Letters and Manuscripts — Volume 14

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Lt 189, 1899

Lacey, Brother and Sister [H. C.]

Maitland, New South Wales, Australia

November 19, 1899

Portions of this letter are published in Ev 142, 462; 3SM 228.

Dear Brother and Sister Lacey:

I held your letter before answering, that I might have the counsel of Brethren Starr, Daniells, and W. C. White. I gave the letter to Elder Daniells, and he said he would read and answer it. That night I was very sick. The gasometer is near us, and the smell from this poisoned me. I had to pack up and go back to Cooranbong. Tuesday I was very sick and could not eat, but I felt that I ought to return to Maitland; for Brethren Daniells and Palmer were gone, and the forces left were weak. 14LtMs, Lt 189, 1899, par. 1

On Wednesday, November 8, a severe storm struck the camp and tore things up generally. The neighboring people were very kind and acted the part of the good Samaritan. They opened their houses to the campers and took care of them free of all cost. All that was in their power to do they did to make them comfortable. The storm broke up the meeting for a day. The people were afraid we would become discouraged and go home, but we did not propose to do this. 14LtMs, Lt 189, 1899, par. 2

We have had an excellent interest every evening of the week, and on Sabbaths and Sundays, and in many ways the people have favored us far above our expectation. We were under the impression that Maitland would show a large opposition; for there are many churches here, and a strong Catholic element exists in both East and West Maitland. But church members have attended the meetings, and many are deeply interested. Some of the leading men in the place, merchants and men in official positions, are as kind and courteous to us as if we were of the same faith with themselves. It is a new thing for us to meet with people who seem so desirous to favor us. The Kerr brothers, dry goods merchants who have one of the largest drapery establishments in West Maitland, and other men of large influence, attend the meetings and are deeply interested. 14LtMs, Lt 189, 1899, par. 3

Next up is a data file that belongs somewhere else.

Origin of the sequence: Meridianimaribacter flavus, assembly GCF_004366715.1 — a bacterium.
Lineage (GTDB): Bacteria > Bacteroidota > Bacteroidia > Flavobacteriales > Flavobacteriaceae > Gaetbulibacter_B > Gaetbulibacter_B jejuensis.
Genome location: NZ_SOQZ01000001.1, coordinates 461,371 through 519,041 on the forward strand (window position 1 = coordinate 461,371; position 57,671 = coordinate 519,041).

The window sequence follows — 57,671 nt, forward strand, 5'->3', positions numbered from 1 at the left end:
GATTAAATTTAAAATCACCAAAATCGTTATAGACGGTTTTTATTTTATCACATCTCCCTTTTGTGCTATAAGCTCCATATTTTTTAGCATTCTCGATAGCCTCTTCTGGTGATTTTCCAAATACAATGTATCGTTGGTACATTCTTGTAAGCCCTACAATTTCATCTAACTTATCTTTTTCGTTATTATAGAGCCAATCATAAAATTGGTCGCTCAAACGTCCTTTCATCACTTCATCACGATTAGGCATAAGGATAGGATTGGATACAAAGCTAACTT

Last Sunday afternoon the congregation was asked to raise their hands as many as desired to have us remain over another week. So many hands were raised that we decided to stay, and here we are still. We have had most excellent discourses, but now Brethren Starr and Colcord are our chief speakers. I fill in at my usual times. We are charged nothing for the use of the beautiful park in which our camp is located. But for this extra week I think we shall have to pay one pound. Our crockery has been loaned to us free of cost, on the condition that we replace the broken pieces. Our chairs we have hired at one-half the price we have secured them at any other place. Our misfortunes during the stormy weather drew out the sympathy of the people. As they have seen our people cheerful and happy and uncomplaining, they have taken note of it, and we feel sure that this will tell to the glory of God. 14LtMs, Lt 189, 1899, par. 4